Nearly three decades since his iconic role, Jason Scott Lee is again in top shape.Read article
|Matthews’ Workout Tips for the 40-Plus
Be aware of what you like to do the most, and realize that it probably isn’t what you need to do. Spend some time making sure your body is even and balanced.
Form Over Function
At one point in my late 20s I had to start over at zero and focus on form. That’s when I really started to see gains that I could measure going forward.
Adjust As You Grow
I’ve gone back to more basic barbell lifting. I used to do a lot more isolation, and now I don’t do stuff like that at all.
Ron Mathews was a weakling. He hit the weight room in high school to bulk up, and the initial results were disconcerting. “I couldn’t do a pull-up, I couldn’t do a dip—I couldn’t bench-press the bar,” he says, now at a lean and muscular 230 pounds. “But I was a very good athlete.”
He headed to the University of Utah to play wide receiver and arrived on campus at 6’2″, 165 pounds. His strength coach made no bones about what had to be done. “[He said], ‘Ron, you’re going to come to the gym and you’re going to stay here until I tell you to leave,’ ” Mathews recalls. That dedication to training didn’t end with his college career.
“I couldn’t afford a gym membership, so I got a job in a gym,” he says. “Since then, I’ve never not worked at a gym.” He attributes his persistence to the challenges he faced as a teenager, and that he still faces today: He struggles to put on weight. He didn’t crack 200 pounds until his mid-30s, and, at his peak, he was downing 7,000 calories a day.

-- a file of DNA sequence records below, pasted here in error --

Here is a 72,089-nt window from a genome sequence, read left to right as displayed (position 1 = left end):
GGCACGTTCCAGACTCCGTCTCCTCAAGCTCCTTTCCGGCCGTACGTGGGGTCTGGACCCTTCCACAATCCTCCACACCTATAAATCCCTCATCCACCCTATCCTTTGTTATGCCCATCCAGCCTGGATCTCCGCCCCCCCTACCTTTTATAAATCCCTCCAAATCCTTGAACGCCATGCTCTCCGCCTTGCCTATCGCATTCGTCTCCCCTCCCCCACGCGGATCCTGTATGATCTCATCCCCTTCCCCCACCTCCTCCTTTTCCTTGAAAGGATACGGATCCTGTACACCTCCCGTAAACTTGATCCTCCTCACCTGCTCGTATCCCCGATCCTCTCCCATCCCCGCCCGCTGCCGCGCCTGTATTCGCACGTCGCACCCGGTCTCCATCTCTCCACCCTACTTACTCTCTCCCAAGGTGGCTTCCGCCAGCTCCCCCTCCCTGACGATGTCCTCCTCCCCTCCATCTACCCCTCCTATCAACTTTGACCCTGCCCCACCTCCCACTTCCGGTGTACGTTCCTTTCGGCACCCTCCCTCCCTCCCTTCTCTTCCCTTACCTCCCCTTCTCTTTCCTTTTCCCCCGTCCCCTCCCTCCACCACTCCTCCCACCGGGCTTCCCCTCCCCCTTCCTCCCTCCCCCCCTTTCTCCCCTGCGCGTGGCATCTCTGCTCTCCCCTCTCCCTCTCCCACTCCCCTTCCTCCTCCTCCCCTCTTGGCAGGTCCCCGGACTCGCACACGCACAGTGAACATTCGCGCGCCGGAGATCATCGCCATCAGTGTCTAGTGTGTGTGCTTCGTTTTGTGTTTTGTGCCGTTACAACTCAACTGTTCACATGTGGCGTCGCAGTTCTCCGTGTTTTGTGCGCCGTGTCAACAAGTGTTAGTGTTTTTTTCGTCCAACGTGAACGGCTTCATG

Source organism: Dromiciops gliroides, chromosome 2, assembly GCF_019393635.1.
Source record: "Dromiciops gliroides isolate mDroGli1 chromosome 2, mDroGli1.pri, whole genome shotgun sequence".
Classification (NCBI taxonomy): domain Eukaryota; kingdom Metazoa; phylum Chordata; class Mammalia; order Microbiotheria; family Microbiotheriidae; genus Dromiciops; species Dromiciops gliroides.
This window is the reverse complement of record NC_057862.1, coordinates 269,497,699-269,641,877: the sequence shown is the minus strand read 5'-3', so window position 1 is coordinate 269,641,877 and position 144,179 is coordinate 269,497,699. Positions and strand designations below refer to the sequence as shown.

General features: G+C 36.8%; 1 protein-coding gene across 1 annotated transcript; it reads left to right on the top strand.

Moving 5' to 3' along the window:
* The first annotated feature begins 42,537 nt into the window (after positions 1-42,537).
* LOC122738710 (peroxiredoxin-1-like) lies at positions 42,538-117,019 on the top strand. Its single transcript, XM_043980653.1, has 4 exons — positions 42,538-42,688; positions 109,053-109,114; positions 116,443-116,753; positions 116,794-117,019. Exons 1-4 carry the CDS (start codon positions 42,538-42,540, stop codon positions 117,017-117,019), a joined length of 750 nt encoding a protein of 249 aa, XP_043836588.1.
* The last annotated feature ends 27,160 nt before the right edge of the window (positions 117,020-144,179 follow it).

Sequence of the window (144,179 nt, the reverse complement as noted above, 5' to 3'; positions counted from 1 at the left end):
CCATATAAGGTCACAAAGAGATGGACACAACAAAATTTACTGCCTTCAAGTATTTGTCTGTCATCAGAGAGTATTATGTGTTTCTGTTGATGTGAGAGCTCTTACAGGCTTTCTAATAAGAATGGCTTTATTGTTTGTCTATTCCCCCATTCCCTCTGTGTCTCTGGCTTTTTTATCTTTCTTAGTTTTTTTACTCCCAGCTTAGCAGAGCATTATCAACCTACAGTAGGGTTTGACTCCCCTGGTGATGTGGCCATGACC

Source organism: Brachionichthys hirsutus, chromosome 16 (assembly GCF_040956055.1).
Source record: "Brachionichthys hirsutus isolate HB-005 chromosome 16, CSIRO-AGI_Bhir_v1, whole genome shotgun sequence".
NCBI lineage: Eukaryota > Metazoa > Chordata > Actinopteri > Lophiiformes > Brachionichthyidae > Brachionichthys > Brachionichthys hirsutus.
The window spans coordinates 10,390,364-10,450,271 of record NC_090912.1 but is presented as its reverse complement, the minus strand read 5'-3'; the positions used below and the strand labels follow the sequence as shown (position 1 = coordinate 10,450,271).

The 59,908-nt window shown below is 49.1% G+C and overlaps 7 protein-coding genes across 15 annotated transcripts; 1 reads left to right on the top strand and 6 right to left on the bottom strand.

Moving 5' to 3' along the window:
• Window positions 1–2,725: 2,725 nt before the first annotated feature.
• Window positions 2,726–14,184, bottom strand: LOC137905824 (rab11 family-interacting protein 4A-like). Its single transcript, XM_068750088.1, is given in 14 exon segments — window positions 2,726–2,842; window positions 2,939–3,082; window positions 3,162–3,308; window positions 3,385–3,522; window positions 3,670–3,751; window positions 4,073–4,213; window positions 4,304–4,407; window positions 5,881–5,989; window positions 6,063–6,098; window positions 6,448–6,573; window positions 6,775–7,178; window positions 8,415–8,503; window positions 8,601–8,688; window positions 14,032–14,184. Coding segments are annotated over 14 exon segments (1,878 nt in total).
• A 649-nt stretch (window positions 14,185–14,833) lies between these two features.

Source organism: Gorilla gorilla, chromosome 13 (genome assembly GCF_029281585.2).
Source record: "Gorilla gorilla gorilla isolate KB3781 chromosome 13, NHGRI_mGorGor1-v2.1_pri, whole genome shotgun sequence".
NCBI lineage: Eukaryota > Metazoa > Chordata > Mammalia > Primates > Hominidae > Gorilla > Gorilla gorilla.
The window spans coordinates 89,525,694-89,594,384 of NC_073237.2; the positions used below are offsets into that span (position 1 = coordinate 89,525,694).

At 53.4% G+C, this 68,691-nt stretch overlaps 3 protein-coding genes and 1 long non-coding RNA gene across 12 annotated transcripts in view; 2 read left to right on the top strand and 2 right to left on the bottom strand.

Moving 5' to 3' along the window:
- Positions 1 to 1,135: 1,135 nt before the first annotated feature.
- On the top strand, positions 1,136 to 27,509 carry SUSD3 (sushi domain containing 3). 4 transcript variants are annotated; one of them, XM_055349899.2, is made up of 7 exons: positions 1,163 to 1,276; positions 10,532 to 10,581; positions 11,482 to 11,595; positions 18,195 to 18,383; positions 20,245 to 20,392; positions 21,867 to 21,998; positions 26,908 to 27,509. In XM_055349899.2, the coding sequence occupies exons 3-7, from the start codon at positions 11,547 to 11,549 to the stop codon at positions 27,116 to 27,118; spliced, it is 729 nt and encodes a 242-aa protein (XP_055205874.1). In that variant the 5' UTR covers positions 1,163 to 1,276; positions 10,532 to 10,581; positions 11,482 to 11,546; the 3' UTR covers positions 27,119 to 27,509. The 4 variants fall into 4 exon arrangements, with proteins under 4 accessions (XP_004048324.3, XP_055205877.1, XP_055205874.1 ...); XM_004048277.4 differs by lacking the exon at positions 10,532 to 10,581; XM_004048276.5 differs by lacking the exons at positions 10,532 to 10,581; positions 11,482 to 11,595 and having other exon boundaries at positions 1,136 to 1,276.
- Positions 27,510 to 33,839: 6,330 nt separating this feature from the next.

“To this day I carry a cooler of food with me everywhere I go,” he says. Every pound was hard-earned, and he liked seeing the fruits of his labor. At age 43, he’s one of the top 2,000 CrossFit competitors in the world, and a top 20 competitor in his age group. He also trains some of Hollywood’s biggest: Joe Manganiello and Hugh Jackman are just two stars who have worked with Mathews recently.
Despite all he’s accomplished, Mathews is still striving to get better, and he tells anyone who asks the same thing: Being in shape can never be a negative. “It’s icing,” he says.
A) Warmup and dynamic mobility
B) ► Pull-up, 10 reps ► Body-weight Bench Press, 10 reps. Go down ladder—9 each, 8 each, until you reach zero. Perform as quickly as possible with proper form.
C) ► Cable Chest Flye, 12 reps ► Push-up, 12 reps ► Low-pulley Cable Row, 10 reps. I perform these three movements as a giant set with no rest until I’ve completed a set of each. Repeat four times.
D) ► Bar Dip or Ring Dip, 10 reps ► One-arm Dumbbell Row, 10 reps (each arm). I perform these movements as a superset with no rest until the end of both exercises four times through.